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Havis Amanda: Statue at the most prominent spot in Helsinki

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At one of the most central spots in Helsinki stands a public work of art that has become one of the most important common denominators in Helsinki's urban life over the past hundred years. The spectacular fountain standing on the edge of the Market Square alone is a landmark that most Finns know, but most often, what demands attention is still the bronze statue of a young woman standing at the top of the structure, surrounded by fish and sea lions. This figure of a young woman bears many names, and not even the artist who made the statue was at first sure what name he would give to his work. In the beginning, the work was only called “Vallgren's Fountain”. Quite quickly, however, the sculpture came to be called Havis Amanda, or Manta among Finnish speakers. These were names that even the artist quickly became fond of. During the century, Manta, a part of the City of Helsinki Art Museum's collections, has been able to observe the daily life of the city residents as well as partake in celebrations – often being the centrepiece of these celebrations, whether it is the annual May Day traditions or the occasional large sports celebration.

Spectacular fountain in the heart of Helsinki

The idea of acquiring a spectacular fountain in a public place in Helsinki was originally emerged from the Finnish Art Society. In 1904, the Finnish Art Society sent the City Council an initiative to acquire a fountain in a central public location in Helsinki and also proposed for a bronze sculpture, created by artist Ville Vallgren, to be a part of the fountain. This initiative was submitted to the City's Finance Chamber, and a year later in October 1905, the Finance Chamber submitted a proposal to the City Council on the acquisition of the fountain, which included, among other things, a proposal to cover part of the cost of the work from the profit of the city-owned liquor and retail joint-stock companies. After this, another year passed, and in October 1906, artist Ville Vallgren and a representative of the City Finance Chamber signed an agreement to purchase a work of art in the form of a fountain at a central public location in Helsinki.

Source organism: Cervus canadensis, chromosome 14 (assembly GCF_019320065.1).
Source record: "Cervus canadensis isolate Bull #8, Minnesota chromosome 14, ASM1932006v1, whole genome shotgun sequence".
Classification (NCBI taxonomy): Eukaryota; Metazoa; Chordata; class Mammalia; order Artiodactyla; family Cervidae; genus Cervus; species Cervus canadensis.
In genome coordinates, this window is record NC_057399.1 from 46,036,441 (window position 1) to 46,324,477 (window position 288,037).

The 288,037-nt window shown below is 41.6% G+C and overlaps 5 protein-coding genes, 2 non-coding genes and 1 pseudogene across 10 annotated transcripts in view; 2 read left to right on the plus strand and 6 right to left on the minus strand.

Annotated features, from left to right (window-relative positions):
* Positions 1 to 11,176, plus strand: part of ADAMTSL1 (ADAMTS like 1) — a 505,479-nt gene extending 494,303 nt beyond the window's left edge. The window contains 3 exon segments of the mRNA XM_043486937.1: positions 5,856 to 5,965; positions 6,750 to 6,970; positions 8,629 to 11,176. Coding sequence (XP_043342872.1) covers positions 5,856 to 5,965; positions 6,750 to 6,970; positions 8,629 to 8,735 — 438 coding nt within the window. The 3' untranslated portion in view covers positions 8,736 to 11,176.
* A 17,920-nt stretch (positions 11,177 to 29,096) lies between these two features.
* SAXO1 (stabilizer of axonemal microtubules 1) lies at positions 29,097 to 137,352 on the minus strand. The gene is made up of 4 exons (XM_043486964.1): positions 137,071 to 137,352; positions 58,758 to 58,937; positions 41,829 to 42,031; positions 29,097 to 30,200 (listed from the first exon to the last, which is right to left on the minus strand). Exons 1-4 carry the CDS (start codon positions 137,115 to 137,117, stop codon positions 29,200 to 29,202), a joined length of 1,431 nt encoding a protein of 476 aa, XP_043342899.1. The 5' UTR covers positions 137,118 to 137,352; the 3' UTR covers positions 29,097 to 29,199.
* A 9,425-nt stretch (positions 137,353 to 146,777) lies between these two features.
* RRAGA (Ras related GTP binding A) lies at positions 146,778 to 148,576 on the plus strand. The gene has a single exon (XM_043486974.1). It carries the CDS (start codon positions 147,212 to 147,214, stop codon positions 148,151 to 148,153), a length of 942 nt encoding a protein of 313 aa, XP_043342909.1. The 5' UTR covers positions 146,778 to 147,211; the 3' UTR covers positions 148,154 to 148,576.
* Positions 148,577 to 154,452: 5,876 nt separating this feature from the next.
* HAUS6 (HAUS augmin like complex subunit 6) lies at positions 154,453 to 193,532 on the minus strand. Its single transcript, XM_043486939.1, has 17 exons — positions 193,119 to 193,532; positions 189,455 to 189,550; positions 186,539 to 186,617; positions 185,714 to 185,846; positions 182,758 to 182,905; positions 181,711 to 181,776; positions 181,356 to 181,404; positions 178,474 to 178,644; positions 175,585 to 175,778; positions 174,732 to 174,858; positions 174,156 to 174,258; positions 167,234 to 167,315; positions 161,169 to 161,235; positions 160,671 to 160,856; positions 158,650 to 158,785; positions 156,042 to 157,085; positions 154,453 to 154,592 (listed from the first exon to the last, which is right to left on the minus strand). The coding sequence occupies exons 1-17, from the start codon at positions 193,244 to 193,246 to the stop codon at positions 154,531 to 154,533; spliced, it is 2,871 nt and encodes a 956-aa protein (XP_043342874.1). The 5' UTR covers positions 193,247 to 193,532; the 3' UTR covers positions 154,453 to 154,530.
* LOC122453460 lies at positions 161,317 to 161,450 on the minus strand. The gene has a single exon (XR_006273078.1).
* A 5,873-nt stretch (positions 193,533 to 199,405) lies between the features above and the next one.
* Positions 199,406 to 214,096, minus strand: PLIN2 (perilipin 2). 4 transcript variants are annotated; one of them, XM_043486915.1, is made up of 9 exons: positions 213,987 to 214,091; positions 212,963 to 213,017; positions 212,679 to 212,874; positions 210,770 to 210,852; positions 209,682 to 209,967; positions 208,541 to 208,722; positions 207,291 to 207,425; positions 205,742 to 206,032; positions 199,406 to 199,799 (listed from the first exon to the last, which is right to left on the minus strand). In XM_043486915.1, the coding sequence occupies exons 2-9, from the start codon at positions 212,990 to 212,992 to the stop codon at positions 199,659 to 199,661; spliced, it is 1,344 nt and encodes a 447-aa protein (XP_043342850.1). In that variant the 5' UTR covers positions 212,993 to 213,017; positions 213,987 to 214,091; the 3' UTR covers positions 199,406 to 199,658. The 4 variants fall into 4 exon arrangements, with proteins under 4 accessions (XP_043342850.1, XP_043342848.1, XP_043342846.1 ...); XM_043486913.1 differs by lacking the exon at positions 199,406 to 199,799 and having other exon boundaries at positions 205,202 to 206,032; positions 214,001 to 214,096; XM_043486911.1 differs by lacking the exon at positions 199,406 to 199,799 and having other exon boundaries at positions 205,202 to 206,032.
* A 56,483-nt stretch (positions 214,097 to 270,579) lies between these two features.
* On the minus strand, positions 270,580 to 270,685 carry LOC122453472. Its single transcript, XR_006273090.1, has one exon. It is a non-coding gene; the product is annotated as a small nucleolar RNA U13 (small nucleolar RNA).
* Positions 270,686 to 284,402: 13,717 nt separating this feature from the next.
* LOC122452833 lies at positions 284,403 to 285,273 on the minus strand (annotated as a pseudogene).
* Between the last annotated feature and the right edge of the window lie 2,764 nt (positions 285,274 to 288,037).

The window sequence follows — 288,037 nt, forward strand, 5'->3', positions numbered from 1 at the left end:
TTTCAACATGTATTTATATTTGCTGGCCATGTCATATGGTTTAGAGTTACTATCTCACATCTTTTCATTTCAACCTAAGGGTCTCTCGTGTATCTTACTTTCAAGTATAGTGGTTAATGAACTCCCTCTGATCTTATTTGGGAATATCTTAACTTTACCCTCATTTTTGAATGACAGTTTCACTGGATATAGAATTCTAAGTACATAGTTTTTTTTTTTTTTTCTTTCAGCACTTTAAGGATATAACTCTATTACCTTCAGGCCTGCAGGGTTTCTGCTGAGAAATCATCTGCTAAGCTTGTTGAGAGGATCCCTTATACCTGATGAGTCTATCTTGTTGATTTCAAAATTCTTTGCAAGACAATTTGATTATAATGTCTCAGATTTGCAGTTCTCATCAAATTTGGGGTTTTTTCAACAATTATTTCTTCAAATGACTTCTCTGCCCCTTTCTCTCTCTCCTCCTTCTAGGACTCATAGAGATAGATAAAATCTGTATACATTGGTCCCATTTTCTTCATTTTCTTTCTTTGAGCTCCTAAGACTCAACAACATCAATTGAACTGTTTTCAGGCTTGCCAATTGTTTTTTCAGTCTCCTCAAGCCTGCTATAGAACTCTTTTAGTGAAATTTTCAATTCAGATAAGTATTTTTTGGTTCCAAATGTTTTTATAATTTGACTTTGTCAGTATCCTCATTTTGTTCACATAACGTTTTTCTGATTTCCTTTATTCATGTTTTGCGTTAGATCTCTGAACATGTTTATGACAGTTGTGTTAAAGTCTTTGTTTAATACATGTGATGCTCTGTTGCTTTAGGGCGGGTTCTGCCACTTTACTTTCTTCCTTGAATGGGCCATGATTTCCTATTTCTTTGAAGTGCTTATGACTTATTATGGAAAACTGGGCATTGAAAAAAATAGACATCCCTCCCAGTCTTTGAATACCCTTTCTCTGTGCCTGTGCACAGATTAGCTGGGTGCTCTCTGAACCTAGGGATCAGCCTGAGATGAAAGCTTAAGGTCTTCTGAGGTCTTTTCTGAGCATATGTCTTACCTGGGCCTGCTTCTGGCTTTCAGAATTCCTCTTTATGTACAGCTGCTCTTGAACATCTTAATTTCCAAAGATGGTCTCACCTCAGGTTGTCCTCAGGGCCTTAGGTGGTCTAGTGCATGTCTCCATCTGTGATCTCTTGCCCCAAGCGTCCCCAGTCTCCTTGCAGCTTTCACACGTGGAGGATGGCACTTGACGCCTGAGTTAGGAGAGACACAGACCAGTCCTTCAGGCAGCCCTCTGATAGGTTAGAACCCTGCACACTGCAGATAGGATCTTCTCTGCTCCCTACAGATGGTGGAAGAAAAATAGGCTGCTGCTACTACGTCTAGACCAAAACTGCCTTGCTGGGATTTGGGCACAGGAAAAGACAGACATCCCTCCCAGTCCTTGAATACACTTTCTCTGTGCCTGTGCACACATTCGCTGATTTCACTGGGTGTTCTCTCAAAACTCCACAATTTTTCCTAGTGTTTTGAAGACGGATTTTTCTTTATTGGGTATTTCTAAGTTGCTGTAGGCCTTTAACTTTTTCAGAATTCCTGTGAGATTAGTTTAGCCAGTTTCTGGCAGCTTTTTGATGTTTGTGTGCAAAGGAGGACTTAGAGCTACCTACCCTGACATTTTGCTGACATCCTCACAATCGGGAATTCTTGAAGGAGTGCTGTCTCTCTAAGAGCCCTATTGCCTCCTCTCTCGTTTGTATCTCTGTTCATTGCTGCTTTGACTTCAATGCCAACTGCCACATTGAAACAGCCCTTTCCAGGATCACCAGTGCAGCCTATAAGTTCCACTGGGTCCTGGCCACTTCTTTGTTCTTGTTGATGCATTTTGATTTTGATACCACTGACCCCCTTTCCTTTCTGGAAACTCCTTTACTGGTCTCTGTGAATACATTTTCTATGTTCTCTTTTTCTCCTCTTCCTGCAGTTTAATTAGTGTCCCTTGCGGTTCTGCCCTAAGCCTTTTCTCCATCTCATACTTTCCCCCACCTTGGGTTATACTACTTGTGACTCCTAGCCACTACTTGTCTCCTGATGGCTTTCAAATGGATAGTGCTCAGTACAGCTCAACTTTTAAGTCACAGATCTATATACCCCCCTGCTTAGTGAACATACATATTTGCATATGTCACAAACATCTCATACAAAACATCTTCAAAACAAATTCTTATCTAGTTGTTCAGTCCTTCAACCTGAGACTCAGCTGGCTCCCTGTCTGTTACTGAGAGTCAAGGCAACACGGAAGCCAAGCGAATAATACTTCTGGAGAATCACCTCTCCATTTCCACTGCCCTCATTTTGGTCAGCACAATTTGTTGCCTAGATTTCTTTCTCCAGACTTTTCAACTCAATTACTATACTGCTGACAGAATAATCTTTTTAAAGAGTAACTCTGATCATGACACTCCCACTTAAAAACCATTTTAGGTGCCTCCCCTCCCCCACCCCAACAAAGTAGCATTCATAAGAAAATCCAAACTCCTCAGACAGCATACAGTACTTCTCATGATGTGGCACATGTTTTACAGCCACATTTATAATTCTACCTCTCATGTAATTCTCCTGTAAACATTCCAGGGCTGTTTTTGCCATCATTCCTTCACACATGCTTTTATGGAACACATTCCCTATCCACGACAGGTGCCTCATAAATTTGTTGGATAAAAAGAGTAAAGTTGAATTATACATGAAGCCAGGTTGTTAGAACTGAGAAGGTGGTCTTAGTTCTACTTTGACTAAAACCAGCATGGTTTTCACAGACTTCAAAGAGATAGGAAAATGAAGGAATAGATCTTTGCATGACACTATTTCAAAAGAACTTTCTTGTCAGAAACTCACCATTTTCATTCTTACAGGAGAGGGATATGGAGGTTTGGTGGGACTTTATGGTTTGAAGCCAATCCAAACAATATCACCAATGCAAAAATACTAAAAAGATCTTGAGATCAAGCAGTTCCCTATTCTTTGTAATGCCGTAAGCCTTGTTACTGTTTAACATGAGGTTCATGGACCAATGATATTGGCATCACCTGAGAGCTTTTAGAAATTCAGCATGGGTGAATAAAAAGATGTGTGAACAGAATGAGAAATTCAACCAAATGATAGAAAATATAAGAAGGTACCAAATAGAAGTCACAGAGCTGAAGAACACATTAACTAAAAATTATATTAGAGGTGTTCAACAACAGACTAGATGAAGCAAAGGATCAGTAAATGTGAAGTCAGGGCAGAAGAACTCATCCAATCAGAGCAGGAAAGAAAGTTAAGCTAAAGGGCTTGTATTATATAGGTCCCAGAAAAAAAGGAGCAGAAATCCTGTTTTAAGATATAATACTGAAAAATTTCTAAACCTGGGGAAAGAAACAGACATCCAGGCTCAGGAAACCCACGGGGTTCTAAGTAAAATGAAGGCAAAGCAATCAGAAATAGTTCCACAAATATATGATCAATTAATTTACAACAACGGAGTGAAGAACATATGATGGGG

The contract signed by the Finance Chamber and Vallgren specified, among other things, the dimensions of the fountain and the statue, as well as detailing the various elements that the fountain complex should contain. This agreement included mentions regarding, among other things, the four sea lions surrounding the fountain, as well as other marine elements through which the artist wanted to emphasize the symbolism of the work as Helsinki rising from the sea. The contract also defined the price to be paid to Ville Vallgren for the work at FIM 40,000, which would be paid in parts as the production and delivery of the work progressed. In today's money, the amount would correspond to approximately EUR 170,000.

What would be the location for the fountain?

Initially, the various locations in the inner city were considered for the location of the Vallgren fountain, and a roughly matching wood silhouette was used to trial suitable locations, placing it in suitable locations in the city centre. In addition to the final location of Havis Amanda, i.e. the Market Square, a spot in Erottaja was also under consideration, but ultimately, as a result of trials and reflection, it was decided that the statue would stand in its current location on the Market Square, as it was considered to be more suitable due to its spacious environment. For example, at Erottaja, there was concern that the fountain would be overshadowed by the taller building stock surrounding the area.

After Vallgren completed his work in Paris, the fountain complex was disassembled and placed in several boxes. These boxes were transported from Paris to the northern French port town of Le Havre, where they were loaded onto a Finnish steamer named Leo, on board which they arrived in Helsinki presumably on 21 August 1907. However, the City had to wait until the autumn of the following year for the fountain to be assembled and unveiled – the board fences erected around the fountain were modestly torn down without any official festivities on 20 September 1908. We assume that the unceremonious unveiling of the Havis Amanda was at least partially influenced by the active and, in many respects, very critical discussion that the statue had already provoked in advance.